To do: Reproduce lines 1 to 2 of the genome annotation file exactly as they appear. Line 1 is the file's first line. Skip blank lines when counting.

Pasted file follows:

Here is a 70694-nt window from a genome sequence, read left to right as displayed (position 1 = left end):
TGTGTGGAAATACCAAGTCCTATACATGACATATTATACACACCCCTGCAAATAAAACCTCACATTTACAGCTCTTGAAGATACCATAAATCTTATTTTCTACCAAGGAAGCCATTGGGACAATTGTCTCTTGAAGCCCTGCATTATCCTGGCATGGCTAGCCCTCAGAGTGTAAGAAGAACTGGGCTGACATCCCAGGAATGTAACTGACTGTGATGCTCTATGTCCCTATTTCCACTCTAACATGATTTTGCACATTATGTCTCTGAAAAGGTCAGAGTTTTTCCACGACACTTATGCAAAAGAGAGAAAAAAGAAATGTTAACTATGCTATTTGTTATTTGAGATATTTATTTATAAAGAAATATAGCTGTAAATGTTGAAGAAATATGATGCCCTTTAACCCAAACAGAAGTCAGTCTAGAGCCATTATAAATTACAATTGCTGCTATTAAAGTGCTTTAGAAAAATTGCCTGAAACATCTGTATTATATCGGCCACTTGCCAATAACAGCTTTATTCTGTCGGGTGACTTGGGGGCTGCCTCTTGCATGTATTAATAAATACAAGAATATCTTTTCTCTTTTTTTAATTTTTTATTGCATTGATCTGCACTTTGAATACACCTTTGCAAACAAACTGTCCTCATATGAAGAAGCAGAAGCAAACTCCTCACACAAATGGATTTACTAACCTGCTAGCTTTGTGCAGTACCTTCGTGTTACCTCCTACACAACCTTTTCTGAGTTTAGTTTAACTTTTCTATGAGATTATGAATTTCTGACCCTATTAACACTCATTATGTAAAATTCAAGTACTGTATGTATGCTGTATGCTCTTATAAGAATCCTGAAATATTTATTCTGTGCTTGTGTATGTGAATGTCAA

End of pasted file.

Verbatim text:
Here is a 70694-nt window from a genome sequence, read left to right as displayed (position 1 = left end):
TGTGTGGAAATACCAAGTCCTATACATGACATATTATACACACCCCTGCAAATAAAACCTCACATTTACAGCTCTTGAAGATACCATAAATCTTATTTTCTACCAAGGAAGCCATTGGGACAATTGTCTCTTGAAGCCCTGCATTATCCTGGCATGGCTAGCCCTCAGAGTGTAAGAAGAACTGGGCTGACATCCCAGGAATGTAACTGACTGTGATGCTCTATGTCCCTATTTCCACTCTAACATGATTTTGCACATTATGTCTCTGAAAAGGTCAGAGTTTTTCCACGACACTTATGCAAAAGAGAGAAAAAAGAAATGTTAACTATGCTATTTGTTATTTGAGATATTTATTTATAAAGAAATATAGCTGTAAATGTTGAAGAAATATGATGCCCTTTAACCCAAACAGAAGTCAGTCTAGAGCCATTATAAATTACAATTGCTGCTATTAAAGTGCTTTAGAAAAATTGCCTGAAACATCTGTATTATATCGGCCACTTGCCAATAACAGCTTTATTCTGTCGGGTGACTTGGGGGCTGCCTCTTGCATGTATTAATAAATACAAGAATATCTTTTCTCTTTTTTTAATTTTTTATTGCATTGATCTGCACTTTGAATACACCTTTGCAAACAAACTGTCCTCATATGAAGAAGCAGAAGCAAACTCCTCACACAAATGGATTTACTAACCTGCTAGCTTTGTGCAGTACCTTCGTGTTACCTCCTACACAACCTTTTCTGAGTTTAGTTTAACTTTTCTATGAGATTATGAATTTCTGACCCTATTAACACTCATTATGTAAAATTCAAGTACTGTATGTATGCTGTATGCTCTTATAAGAATCCTGAAATATTTATTCTGTGCTTGTGTATGTGAATGTCAA